BC-US--Business Features Digest, US

The business news enterprise package planned through Dec. 18. For comments or questions, call Joseph Pisani at 212-621-1975. For questions about photos, call ext. 1900. For questions about graphics, call ext. 7636. Repeats of stories are available from http://apexchange.com or the Service Desk, 1-800-838-4616.

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FISCAL CLIFF:

FISCAL CLIFF-BUSINESS TAXES

WASHINGTON â¿¿ President Barack Obama's plan to increase taxes on top earners would have only a small impact on the economy, according to congressional estimates. But don't tell that to the 940,000 small business owners who would get hit by it. Together, they are expected to account for more than half the $1.3 trillion in business income reported on individual returns next year. That, their Republican allies say, makes them a big engine for economic growth and job creation. By Stephen Ohlemacher.

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WALL STREET WEEK AHEAD

NEW YORK â¿¿ With higher tax rates for stock dividends expected to kick in Jan. 1, some companies are declaring special payments to shareholders before the end of the year. It sounds great for investors, but beware: Some companies are borrowing a lot of money to do it, resulting in at least one credit downgrade, and others are doing it primarily to reward large shareholders, including their own directors. By Daniel Wagner.

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SUPERSTORM SANDY:

SUPERSTORM-BOARDWALKS

SEASIDE HEIGHTS, N.J. â¿¿ Coastal areas of New Jersey and New York that lost their boardwalks to Superstorm Sandy's surge are racing to rebuild them in time for tourist season â¿¿ in some places, without the boards. For reasons both practical and environmental, some communities are proposing to replace their wooden boardwalks with more durable synthetic materials or even concrete. That is raising objections from those who say nothing else looks, feels or even smells quite like a true wooden boardwalk. By Wayne Parry.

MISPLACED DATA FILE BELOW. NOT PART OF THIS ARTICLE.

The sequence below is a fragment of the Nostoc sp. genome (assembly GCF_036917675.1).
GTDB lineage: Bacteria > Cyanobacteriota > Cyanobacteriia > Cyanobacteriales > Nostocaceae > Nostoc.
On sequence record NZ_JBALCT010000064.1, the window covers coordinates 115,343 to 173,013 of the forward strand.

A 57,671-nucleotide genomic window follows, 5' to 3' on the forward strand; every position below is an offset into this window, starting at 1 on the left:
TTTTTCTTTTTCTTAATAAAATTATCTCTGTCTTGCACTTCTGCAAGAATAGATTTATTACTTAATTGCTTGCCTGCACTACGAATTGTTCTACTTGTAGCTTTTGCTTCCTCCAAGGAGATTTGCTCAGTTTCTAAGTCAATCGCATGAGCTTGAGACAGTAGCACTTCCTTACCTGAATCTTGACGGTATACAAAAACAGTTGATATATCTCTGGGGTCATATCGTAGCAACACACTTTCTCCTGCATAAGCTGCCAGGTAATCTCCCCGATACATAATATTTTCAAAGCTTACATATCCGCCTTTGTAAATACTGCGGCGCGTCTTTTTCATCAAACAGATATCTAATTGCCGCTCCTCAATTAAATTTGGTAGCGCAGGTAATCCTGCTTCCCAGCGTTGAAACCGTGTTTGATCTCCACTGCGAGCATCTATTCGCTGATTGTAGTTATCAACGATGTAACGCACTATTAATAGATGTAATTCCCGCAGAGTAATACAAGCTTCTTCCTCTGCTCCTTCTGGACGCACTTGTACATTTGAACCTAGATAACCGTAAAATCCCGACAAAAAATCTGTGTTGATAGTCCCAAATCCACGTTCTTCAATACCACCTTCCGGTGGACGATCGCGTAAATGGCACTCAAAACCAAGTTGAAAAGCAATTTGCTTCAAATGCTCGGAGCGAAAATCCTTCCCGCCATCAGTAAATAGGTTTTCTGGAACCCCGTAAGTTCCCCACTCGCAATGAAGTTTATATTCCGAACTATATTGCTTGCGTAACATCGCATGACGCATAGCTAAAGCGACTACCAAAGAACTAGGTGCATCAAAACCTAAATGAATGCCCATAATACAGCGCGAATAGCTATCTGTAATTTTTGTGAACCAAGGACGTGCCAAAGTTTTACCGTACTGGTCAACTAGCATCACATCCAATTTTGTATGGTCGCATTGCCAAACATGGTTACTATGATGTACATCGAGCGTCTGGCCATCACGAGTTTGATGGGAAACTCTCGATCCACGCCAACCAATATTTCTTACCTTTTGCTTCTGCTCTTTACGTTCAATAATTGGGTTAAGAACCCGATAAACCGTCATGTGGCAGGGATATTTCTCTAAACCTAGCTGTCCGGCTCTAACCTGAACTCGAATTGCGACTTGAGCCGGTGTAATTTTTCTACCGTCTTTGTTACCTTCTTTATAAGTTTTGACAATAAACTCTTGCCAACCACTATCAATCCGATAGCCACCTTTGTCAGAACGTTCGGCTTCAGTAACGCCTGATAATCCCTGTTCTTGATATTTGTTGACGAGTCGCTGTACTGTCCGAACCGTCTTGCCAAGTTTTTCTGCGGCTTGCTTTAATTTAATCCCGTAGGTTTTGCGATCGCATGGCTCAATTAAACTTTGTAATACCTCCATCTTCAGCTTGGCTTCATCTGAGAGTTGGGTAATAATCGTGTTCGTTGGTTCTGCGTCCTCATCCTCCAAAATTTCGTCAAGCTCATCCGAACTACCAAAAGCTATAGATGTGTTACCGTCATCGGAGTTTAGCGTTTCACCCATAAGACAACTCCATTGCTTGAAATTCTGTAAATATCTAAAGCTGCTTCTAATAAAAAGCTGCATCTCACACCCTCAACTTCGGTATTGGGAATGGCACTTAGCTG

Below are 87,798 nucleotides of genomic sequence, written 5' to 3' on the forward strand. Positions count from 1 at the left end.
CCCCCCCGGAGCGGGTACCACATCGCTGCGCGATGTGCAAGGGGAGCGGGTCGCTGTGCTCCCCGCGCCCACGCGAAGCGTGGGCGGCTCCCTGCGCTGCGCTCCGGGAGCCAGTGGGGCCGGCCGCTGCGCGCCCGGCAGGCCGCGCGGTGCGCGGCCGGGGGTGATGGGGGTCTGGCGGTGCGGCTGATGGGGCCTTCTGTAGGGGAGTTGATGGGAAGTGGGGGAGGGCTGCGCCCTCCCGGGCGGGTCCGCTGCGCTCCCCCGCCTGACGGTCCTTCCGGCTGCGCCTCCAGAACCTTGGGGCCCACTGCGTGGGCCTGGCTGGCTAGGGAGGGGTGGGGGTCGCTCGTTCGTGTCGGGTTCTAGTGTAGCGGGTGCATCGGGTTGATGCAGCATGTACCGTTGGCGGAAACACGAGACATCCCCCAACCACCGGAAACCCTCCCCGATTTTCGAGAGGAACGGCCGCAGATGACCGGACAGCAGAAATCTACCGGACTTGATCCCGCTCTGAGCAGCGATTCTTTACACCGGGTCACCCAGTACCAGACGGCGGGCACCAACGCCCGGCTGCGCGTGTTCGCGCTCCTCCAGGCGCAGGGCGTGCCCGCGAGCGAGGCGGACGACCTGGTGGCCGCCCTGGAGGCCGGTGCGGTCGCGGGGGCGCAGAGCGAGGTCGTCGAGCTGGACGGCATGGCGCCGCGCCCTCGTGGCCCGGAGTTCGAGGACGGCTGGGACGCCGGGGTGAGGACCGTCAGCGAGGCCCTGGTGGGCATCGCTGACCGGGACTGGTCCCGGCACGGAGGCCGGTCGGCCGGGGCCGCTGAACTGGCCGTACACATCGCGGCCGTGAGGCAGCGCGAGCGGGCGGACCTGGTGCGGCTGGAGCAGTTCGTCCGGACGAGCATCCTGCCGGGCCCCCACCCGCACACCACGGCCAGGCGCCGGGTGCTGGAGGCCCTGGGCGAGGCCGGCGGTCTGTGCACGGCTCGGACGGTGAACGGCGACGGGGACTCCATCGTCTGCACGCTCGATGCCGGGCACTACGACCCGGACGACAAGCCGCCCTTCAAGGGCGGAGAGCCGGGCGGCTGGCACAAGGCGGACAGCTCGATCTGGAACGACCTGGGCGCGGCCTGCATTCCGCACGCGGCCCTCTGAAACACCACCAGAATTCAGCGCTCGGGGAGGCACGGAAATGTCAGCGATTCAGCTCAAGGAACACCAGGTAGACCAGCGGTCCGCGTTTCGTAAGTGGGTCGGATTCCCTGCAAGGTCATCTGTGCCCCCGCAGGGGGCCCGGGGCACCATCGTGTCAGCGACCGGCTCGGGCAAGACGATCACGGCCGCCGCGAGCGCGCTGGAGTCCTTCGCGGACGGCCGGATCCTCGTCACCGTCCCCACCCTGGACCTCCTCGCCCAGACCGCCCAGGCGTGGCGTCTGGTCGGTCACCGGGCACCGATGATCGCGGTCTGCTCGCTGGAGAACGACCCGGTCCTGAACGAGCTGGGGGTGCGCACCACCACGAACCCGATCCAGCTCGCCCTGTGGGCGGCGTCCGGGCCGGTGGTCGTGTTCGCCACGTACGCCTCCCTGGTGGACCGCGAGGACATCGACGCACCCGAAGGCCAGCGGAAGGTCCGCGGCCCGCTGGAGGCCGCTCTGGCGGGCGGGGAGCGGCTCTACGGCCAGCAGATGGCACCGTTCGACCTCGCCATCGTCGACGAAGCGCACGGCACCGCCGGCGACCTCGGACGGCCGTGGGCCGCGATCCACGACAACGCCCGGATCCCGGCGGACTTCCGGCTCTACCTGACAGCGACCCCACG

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OTHER FEATURES:

HEALTH OVERHAUL-NEW FEE

WASHINGTON â¿¿ Your medical plan is facing an unexpected expense, so you probably are, too. It's a new, $63-per-head fee to cushion the cost of covering people with pre-existing conditions under President Barack Obama's health overhaul. The charge, buried in a recent regulation, works out to tens of millions of dollars for the largest company health plans, and much of that is likely to be passed on to employees.

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GAS DRILLING-AIR POLLUTION

PITTSBURGH â¿¿ In the Colorado mountains, a spike in air pollution has been linked to a boom in oil and gas drilling. A thousand miles away on the plains of north Texas, there's a drilling boom, too, but some air pollution levels have declined. Opponents of drilling point to Colorado and say it's dangerous. Companies point to Texas and say drilling is safe. The answer appears to be that drilling can be safe and it can be dangerous. Industry practices, enforcement, geography and even snow cover can minimize or magnify air pollution problems. By Kevin Begos and Seth Borenstein.